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Letter to young Nigerians: Facing the new decade – Part 3

The question for many of our young people today is: what is your passion? How can you take the skills that you have, and add value to the world around you? The future is going to depend a great deal on what we do with our passions and how we can sell what we are passionate about to millions of people around the world. I have seen video tutorials on how to make the best soups or bake the best cakes, getting hundreds of thousands of views on Instagram and YouTube, and people advertising on them.

YouTubers like Dimma Umeh are showing us how to do makeup, how to master that highlight and contour, and she told us in one video that she made her first million from YouTube! I have also seen videos of people teaching young women how to keep their husbands, very interesting videos! Thanks to the social media age, whatever ideas and skills that you have can be leveraged for benefit. Your knowledge is of immense importance and you have to find creative ways to take advantage of it. While it is easier than ever to sell your knowledge and skills, it has also become easier and cheaper for you to acquire them.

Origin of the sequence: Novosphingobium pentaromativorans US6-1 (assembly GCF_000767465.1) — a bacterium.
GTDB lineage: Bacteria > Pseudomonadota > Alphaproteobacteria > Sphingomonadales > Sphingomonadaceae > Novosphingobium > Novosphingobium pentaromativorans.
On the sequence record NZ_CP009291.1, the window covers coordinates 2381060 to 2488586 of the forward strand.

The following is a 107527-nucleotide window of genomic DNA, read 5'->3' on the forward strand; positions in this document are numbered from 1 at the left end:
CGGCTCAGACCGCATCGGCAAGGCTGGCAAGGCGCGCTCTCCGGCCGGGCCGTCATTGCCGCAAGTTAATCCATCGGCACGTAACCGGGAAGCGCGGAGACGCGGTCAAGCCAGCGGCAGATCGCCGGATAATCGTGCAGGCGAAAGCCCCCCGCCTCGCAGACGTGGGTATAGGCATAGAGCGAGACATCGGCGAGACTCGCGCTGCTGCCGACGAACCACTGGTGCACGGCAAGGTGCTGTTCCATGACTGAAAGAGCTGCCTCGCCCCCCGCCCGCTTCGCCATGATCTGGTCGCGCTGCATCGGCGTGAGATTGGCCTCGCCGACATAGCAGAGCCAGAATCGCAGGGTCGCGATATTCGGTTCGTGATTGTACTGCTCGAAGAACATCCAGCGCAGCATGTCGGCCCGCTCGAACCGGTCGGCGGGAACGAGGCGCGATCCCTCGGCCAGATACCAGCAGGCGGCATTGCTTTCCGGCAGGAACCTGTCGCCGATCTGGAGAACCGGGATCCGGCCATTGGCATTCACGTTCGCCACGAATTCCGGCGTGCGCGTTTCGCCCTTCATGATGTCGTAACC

“The Mobile Prof” in Lagos, for example, is teaching people how to code from their mobile phones, you don’t even need a laptop anymore! The future is about self-education, self-development. It is important for us to invest a little in the incredible opportunities for online education. 

Years ago, it was impossible to do a specialized course in a leading international university without getting an admission, paying a lot of money and when travelling abroad. Today, you can sit in the comfort of your home and get an Ivy League education. Universities such as Harvard University and Dartmouth College, for example, offer full-time online courses on Data Science and Linux Programming through an online learning platform called EdX. This means you can learn a whole new programming language in a year, for less than it would cost you to even get to America! There are new means of self-education and they are more accessible than you might have thought.